There’s the book called Otaku: Japan’s Database Animals where the author suggests that Evangelion more or less popularised moe. It’s not that moe was nonexistent before, let alone in the context of having profound sentiments towards arousing or interesting traits that can be taken out of the series’s context. Like online memes.
Such memes may’ve existed before with fans making superdeformed versions of Gundam robots and characters as well as anthropomorphising the former. So on and so forth in addition to fan smut. (Keep in mind Star Trek slash fanfiction existed before and more or less popularised such a word to indicate fanmade homoerotic pairings.)
As well as alternative universes where the same author assumes that one Evangelion episode seemed to be inspired by a fanfiction. The odd fact that Evangelion might be one of the first anime to feature or popularise out of character merchandising makes me think he has a good point about it popularising moe.
I’d say out of character merchandising did exist before but not very often as to be thematically consistent and even today it’s still being done. It doesn’t matter whether if Supergirl wears a slightly different version of one of her former outfits (I can go on arguing that her one-time leotard and her New 52 outfits are reiterations of her 1970s hot pants ensemble), it’s still consistent with what’s expected of her.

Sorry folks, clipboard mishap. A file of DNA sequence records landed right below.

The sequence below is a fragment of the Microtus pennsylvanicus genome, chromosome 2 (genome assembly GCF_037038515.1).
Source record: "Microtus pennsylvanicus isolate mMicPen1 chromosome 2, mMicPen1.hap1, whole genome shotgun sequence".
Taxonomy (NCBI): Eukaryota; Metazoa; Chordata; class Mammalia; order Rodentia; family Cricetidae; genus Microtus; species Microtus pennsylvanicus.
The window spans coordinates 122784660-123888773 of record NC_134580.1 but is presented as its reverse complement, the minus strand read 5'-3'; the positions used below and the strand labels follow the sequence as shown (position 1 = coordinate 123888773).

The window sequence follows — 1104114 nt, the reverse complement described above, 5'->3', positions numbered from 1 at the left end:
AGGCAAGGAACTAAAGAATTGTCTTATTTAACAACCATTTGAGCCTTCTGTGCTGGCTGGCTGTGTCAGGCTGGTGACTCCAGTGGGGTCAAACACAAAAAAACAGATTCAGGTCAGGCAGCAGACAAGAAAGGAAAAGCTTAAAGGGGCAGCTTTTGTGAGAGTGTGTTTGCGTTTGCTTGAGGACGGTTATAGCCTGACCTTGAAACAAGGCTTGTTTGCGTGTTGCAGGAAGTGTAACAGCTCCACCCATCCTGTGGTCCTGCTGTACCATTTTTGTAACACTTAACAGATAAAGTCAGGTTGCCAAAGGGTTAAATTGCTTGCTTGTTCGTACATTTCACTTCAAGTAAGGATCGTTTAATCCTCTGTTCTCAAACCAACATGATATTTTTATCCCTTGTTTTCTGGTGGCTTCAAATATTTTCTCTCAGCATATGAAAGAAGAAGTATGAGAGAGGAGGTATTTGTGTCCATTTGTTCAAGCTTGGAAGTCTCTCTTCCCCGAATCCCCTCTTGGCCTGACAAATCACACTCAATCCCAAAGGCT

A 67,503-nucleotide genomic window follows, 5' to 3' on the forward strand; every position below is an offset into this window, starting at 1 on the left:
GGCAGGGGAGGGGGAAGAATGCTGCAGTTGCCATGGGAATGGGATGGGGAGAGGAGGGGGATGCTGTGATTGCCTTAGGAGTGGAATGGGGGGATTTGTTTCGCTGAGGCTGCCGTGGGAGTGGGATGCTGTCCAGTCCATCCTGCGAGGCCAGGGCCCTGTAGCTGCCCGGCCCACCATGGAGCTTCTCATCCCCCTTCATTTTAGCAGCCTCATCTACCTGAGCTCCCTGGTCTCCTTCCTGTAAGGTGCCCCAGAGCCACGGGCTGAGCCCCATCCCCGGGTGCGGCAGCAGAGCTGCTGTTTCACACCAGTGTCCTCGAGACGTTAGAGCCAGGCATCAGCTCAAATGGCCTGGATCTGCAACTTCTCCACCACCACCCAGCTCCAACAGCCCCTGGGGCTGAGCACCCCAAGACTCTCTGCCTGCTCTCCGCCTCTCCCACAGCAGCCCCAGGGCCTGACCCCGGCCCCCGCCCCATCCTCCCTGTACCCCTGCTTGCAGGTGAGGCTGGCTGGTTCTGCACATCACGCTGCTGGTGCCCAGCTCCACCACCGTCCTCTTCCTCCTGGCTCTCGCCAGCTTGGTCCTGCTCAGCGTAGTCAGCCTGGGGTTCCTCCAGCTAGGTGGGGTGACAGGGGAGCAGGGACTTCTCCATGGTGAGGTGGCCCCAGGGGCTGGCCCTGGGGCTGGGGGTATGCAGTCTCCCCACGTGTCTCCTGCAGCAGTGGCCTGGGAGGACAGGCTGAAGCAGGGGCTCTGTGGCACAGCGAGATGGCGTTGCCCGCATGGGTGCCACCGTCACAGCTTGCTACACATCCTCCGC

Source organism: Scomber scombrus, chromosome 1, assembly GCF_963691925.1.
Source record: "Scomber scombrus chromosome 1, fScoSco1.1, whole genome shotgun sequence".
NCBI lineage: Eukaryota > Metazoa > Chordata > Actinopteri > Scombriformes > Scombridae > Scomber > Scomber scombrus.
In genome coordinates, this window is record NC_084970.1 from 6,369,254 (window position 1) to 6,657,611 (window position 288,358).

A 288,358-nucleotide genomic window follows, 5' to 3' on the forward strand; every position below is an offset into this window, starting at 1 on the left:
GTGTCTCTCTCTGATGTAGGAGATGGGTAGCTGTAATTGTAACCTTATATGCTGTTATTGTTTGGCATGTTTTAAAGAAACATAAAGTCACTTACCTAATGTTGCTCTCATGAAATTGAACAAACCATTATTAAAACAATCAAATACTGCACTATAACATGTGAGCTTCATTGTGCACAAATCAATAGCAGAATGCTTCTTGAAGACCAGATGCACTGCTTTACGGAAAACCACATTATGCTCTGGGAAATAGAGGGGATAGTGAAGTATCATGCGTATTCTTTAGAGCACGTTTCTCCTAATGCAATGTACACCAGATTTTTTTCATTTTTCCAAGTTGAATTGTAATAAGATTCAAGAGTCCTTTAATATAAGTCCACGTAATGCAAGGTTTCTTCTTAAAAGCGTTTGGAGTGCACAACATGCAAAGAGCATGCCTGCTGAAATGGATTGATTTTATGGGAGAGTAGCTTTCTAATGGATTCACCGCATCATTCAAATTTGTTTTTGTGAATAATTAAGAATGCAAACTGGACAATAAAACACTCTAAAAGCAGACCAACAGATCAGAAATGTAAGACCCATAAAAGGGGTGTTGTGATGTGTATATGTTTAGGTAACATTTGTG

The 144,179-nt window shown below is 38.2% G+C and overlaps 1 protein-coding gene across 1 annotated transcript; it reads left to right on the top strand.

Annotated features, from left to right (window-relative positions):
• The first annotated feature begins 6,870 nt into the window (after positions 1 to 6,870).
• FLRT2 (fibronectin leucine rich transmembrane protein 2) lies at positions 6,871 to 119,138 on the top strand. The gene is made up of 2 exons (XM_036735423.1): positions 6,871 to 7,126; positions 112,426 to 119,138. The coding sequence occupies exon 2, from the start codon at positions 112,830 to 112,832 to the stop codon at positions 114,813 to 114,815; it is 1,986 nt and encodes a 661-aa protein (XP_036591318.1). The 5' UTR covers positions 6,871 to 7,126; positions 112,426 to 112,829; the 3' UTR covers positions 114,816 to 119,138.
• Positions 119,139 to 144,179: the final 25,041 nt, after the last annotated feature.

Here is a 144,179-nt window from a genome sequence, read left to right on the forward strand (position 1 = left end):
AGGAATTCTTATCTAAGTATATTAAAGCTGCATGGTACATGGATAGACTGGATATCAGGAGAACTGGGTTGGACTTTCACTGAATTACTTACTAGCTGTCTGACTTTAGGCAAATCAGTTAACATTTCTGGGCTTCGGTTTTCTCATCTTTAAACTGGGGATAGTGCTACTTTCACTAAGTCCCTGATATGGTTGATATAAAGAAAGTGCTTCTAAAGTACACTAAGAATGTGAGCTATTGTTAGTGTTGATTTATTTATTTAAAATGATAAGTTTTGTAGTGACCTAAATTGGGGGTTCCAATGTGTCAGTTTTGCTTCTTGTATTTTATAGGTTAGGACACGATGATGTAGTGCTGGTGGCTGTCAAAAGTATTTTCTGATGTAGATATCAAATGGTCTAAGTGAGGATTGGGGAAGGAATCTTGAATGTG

The same can be true of any franchise, including both Evangelion and Gundam. Given I have a feeling that out of character merchandising more or less increased during the 1990s, which’s more or less the same time Gundam started doing alternate universe productions (though sometimes returning to the original Universal Century continuity), which Evangelion eventually followed suit.
I could go on saying that some Gundam productions, as far as I recall, are thematically consistent in having an anti-war theme, a red-clad or masked Char Aznable character and young characters thrust into such situations. Evangelion turns this around where familiar characters get thrust into entirely different situations and stories.
That and spawning a lot of characters that are reminiscent of either Rei Ayanami (shy, odd hair colour) or Asuka (fiery, blond or orange twintails though Ideon’s Kasha Imhof got there first). That’s not to say Gundam’s not moe as it spawns memes and the like (so do other anime franchises). What makes Evangelion more moe than Gundam’s that familiar characters get placed in very different situations.
They may even be dressed out of character or seemingly so, which I think would’ve further popularised the already existing trend of putting characters in OOC situations in merchandising. The fact that it’s not uncommon for Evangelion spinoffs to put familiar characters in very different situations and stories sort of proves the database consumption theory right.
In the sense of going after characters regardless if they’re put in entirely different stories instead of underlying themes and the like. Again not always the case but I’m getting the impression that Evangelion’s moe for putting familiar characters in very thematically different stories.